What is lateral epicondylitis?
Lateral epicondylitis, also known as tennis elbow, is characterized by pain in the back side of the elbow and forearm, along the thumb side when the arm is alongside the body with the thumb turned away. The pain is caused by damage to the tendons that bend the wrist backward away from the palm. A tendon is a tough cord of tissue that connects muscles to bones.
What causes tennis elbow?
Tennis elbow, as the name implies, often is caused by the force of the tennis racket hitting balls in the backhand position. The forearm muscles, which attach to the outside of the elbow, may become sore from excessive strain. When making a backhand stroke in tennis, the tendons that roll over the end of the elbow can become damaged. Tennis elbow may be caused by the following:
- improper backhand stroke
- weak shoulder and wrist muscles
- using a too tightly strung or too short tennis racket
- hitting the ball off center on the racket or hitting heavy, wet balls
- painting with a brush or roller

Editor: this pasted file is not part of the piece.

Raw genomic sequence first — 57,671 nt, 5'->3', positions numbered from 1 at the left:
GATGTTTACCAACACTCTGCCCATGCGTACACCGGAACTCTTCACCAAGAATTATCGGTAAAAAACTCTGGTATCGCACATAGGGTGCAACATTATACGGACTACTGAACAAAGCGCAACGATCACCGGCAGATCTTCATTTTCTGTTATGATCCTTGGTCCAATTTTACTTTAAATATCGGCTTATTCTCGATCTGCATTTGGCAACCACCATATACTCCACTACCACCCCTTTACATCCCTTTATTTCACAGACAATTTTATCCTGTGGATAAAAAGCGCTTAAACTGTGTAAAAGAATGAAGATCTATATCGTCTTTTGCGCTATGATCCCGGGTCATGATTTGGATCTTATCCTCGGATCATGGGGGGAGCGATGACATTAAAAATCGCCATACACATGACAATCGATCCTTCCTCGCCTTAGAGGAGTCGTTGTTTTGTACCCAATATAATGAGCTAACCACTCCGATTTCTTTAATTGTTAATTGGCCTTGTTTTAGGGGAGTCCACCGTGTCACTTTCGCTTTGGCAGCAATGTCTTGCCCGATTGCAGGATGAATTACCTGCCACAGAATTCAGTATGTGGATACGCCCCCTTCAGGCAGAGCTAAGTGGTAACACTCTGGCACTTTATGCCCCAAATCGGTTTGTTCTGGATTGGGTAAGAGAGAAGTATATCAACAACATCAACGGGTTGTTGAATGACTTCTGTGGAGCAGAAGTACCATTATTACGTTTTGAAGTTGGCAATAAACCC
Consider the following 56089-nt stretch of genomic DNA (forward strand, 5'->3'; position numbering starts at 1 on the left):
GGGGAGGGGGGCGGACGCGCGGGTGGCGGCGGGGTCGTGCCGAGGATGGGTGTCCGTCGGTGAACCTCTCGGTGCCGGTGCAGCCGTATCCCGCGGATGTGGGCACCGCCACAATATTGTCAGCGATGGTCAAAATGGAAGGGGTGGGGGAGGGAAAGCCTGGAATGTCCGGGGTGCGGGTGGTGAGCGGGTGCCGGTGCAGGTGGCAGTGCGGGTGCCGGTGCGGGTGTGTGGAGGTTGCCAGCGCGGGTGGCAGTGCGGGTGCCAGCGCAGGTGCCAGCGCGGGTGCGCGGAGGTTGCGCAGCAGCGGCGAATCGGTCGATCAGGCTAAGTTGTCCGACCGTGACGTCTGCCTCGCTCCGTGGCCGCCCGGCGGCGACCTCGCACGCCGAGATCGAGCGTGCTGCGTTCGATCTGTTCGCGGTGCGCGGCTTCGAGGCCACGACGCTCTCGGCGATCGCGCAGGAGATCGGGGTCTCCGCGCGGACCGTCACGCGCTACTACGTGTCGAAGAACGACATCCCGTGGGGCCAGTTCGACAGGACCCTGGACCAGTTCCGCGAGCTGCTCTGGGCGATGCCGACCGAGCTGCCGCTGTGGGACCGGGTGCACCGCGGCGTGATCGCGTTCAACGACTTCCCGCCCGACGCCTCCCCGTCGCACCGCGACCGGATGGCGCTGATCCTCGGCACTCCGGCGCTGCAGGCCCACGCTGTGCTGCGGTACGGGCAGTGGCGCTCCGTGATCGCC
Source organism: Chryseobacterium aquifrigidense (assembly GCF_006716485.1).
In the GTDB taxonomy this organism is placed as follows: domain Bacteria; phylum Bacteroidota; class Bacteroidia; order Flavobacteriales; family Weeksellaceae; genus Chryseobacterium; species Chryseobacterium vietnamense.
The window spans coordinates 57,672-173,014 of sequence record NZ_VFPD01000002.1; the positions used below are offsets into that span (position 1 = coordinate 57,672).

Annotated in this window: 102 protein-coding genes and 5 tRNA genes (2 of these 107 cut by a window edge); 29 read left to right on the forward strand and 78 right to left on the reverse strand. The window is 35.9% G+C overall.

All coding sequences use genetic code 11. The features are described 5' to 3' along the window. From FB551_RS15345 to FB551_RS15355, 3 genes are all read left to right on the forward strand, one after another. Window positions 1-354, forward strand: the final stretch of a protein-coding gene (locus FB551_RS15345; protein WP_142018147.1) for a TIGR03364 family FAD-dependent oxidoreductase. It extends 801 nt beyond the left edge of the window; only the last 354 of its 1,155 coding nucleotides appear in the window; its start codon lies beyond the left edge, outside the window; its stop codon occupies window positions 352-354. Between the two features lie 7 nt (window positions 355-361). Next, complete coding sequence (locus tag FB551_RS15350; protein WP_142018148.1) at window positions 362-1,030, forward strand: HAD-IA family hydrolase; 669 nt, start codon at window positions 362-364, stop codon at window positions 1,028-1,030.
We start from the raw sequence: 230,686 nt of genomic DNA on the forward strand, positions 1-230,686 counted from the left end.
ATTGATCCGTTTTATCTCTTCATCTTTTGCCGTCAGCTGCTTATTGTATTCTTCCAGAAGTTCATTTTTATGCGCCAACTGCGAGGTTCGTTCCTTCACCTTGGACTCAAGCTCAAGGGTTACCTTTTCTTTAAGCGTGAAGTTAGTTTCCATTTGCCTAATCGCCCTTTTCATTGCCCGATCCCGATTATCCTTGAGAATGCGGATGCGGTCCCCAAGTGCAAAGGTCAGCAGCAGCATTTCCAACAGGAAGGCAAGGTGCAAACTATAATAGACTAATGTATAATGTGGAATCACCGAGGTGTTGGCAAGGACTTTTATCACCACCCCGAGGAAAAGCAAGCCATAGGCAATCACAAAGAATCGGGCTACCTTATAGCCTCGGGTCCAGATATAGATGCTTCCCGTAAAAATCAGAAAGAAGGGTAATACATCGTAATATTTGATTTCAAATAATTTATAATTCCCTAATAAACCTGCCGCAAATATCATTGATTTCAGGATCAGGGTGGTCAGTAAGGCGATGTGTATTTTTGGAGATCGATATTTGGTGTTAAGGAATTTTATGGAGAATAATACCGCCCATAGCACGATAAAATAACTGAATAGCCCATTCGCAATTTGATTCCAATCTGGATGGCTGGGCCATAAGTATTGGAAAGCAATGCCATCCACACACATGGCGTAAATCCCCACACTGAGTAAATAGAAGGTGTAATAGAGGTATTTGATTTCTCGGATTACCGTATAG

- operating a chain saw
- frequent use of other hand tools on a continuous basis
What are the symptoms of tennis elbow?
The following are the most common symptoms of tennis elbow. However, each individual may experience symptoms differently.
Initially, the pain may be felt along the outside of the forearm and elbow. The pain may increase down to the wrist, even at rest, if the person continues the activity that causes the condition. Pain may also persist when the arm and hand are placed palm-down on a table and the person tries to raise the hand against resistance.
What is cubital tunnel syndrome?
Cubital tunnel syndrome feels similar to the pain that occurs from hitting the "funny" bone in your elbow. The "funny" bone in the elbow is actually the ulnar nerve, a nerve that crosses the elbow (the ulnar nerve begins in the side of the neck and ends in the fingers).
What causes cubital tunnel syndrome?
Cubital tunnel syndrome occurs when the ulnar nerve, which passes through the cubital tunnel (a tunnel of muscle, ligament, and bone) on the inside of the elbow, becomes irritated due to injury or pressure. The condition may occur when a person frequently bends the elbows (such as when pulling, reaching, or lifting), constantly leans on the elbow, or sustains a direct injury to the area.
What are the symptoms of cubital tunnel syndrome?The following are the most common symptoms of cubital tunnel syndrome. However, each individual may experience symptoms differently. Symptoms may include:
- numbness in the hand and/or ring and little finger
- hand pain
- hand and thumb clumsiness due to muscle weakness
The symptoms of cubital tunnel syndrome may resemble other medical conditions or problems, including medial epicondylitis (golfer's elbow). Always consult your physician for a diagnosis.